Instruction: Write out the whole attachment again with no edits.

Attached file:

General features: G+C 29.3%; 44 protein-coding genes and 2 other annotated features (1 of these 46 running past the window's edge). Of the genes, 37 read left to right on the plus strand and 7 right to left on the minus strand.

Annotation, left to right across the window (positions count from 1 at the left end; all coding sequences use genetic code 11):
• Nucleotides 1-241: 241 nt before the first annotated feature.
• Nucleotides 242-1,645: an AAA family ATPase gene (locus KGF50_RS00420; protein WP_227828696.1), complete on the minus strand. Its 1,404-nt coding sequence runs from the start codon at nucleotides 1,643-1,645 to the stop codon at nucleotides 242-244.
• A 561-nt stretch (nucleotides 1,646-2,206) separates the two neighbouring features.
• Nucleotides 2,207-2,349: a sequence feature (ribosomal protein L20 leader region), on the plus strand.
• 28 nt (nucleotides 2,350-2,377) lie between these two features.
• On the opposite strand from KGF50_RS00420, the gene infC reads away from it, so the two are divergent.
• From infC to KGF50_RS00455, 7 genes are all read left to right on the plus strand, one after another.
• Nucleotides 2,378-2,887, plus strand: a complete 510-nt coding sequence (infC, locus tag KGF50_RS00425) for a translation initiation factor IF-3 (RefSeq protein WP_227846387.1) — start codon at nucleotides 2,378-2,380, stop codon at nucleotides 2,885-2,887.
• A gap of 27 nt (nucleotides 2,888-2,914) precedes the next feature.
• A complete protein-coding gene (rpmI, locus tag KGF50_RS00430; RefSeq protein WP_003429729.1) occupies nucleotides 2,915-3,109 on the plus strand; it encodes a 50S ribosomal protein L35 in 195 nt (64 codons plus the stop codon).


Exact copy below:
General features: G+C 29.3%; 44 protein-coding genes and 2 other annotated features (1 of these 46 running past the window's edge). Of the genes, 37 read left to right on the plus strand and 7 right to left on the minus strand.

Annotation, left to right across the window (positions count from 1 at the left end; all coding sequences use genetic code 11):
• Nucleotides 1-241: 241 nt before the first annotated feature.
• Nucleotides 242-1,645: an AAA family ATPase gene (locus KGF50_RS00420; protein WP_227828696.1), complete on the minus strand. Its 1,404-nt coding sequence runs from the start codon at nucleotides 1,643-1,645 to the stop codon at nucleotides 242-244.
• A 561-nt stretch (nucleotides 1,646-2,206) separates the two neighbouring features.
• Nucleotides 2,207-2,349: a sequence feature (ribosomal protein L20 leader region), on the plus strand.
• 28 nt (nucleotides 2,350-2,377) lie between these two features.
• On the opposite strand from KGF50_RS00420, the gene infC reads away from it, so the two are divergent.
• From infC to KGF50_RS00455, 7 genes are all read left to right on the plus strand, one after another.
• Nucleotides 2,378-2,887, plus strand: a complete 510-nt coding sequence (infC, locus tag KGF50_RS00425) for a translation initiation factor IF-3 (RefSeq protein WP_227846387.1) — start codon at nucleotides 2,378-2,380, stop codon at nucleotides 2,885-2,887.
• A gap of 27 nt (nucleotides 2,888-2,914) precedes the next feature.
• A complete protein-coding gene (rpmI, locus tag KGF50_RS00430; RefSeq protein WP_003429729.1) occupies nucleotides 2,915-3,109 on the plus strand; it encodes a 50S ribosomal protein L35 in 195 nt (64 codons plus the stop codon).